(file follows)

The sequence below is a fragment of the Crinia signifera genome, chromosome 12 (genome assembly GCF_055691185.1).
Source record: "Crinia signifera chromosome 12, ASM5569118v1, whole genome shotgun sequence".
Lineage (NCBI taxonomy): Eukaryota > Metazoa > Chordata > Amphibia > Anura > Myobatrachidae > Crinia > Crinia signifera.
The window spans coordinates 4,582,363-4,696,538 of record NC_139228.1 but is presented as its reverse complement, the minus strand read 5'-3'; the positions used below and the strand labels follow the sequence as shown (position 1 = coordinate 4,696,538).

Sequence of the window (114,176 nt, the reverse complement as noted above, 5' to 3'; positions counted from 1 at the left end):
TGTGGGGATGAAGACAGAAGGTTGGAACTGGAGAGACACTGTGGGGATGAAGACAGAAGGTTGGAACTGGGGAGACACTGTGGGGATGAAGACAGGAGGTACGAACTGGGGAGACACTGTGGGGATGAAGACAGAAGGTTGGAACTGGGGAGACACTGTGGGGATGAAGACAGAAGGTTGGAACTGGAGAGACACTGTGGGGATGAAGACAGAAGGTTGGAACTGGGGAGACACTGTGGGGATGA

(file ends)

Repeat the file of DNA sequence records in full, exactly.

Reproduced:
The sequence below is a fragment of the Crinia signifera genome, chromosome 12 (genome assembly GCF_055691185.1).
Source record: "Crinia signifera chromosome 12, ASM5569118v1, whole genome shotgun sequence".
Lineage (NCBI taxonomy): Eukaryota > Metazoa > Chordata > Amphibia > Anura > Myobatrachidae > Crinia > Crinia signifera.
The window spans coordinates 4,582,363-4,696,538 of record NC_139228.1 but is presented as its reverse complement, the minus strand read 5'-3'; the positions used below and the strand labels follow the sequence as shown (position 1 = coordinate 4,696,538).

Sequence of the window (114,176 nt, the reverse complement as noted above, 5' to 3'; positions counted from 1 at the left end):
TGTGGGGATGAAGACAGAAGGTTGGAACTGGAGAGACACTGTGGGGATGAAGACAGAAGGTTGGAACTGGGGAGACACTGTGGGGATGAAGACAGGAGGTACGAACTGGGGAGACACTGTGGGGATGAAGACAGAAGGTTGGAACTGGGGAGACACTGTGGGGATGAAGACAGAAGGTTGGAACTGGAGAGACACTGTGGGGATGAAGACAGAAGGTTGGAACTGGGGAGACACTGTGGGGATGA